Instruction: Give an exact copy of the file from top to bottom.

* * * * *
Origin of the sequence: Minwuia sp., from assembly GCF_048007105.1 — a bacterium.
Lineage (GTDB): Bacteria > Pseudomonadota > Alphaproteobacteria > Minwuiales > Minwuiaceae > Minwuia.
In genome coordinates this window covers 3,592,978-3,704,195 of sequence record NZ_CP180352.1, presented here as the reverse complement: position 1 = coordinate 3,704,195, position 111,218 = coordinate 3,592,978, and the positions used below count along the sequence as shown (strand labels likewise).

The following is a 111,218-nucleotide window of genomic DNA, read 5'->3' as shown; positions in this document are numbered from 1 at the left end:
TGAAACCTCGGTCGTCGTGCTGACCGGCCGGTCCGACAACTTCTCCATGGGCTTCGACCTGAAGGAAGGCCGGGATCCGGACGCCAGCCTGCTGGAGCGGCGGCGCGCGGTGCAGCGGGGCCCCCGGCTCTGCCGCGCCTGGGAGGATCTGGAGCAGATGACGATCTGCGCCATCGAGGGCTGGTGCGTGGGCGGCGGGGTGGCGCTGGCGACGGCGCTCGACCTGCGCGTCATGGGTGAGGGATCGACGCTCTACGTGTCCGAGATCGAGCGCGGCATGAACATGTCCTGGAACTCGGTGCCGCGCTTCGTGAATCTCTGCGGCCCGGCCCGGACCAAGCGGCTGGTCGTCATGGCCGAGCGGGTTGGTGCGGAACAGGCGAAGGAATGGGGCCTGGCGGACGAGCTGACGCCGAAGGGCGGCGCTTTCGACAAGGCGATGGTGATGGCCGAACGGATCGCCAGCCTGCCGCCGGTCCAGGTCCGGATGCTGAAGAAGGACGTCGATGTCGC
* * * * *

Origin of the sequence: Minwuia sp., from assembly GCF_048007105.1 — a bacterium.
Lineage (GTDB): Bacteria > Pseudomonadota > Alphaproteobacteria > Minwuiales > Minwuiaceae > Minwuia.
In genome coordinates this window covers 3,592,978-3,704,195 of sequence record NZ_CP180352.1, presented here as the reverse complement: position 1 = coordinate 3,704,195, position 111,218 = coordinate 3,592,978, and the positions used below count along the sequence as shown (strand labels likewise).

The following is a 111,218-nucleotide window of genomic DNA, read 5'->3' as shown; positions in this document are numbered from 1 at the left end:
TGAAACCTCGGTCGTCGTGCTGACCGGCCGGTCCGACAACTTCTCCATGGGCTTCGACCTGAAGGAAGGCCGGGATCCGGACGCCAGCCTGCTGGAGCGGCGGCGCGCGGTGCAGCGGGGCCCCCGGCTCTGCCGCGCCTGGGAGGATCTGGAGCAGATGACGATCTGCGCCATCGAGGGCTGGTGCGTGGGCGGCGGGGTGGCGCTGGCGACGGCGCTCGACCTGCGCGTCATGGGTGAGGGATCGACGCTCTACGTGTCCGAGATCGAGCGCGGCATGAACATGTCCTGGAACTCGGTGCCGCGCTTCGTGAATCTCTGCGGCCCGGCCCGGACCAAGCGGCTGGTCGTCATGGCCGAGCGGGTTGGTGCGGAACAGGCGAAGGAATGGGGCCTGGCGGACGAGCTGACGCCGAAGGGCGGCGCTTTCGACAAGGCGATGGTGATGGCCGAACGGATCGCCAGCCTGCCGCCGGTCCAGGTCCGGATGCTGAAGAAGGACGTCGATGTCGC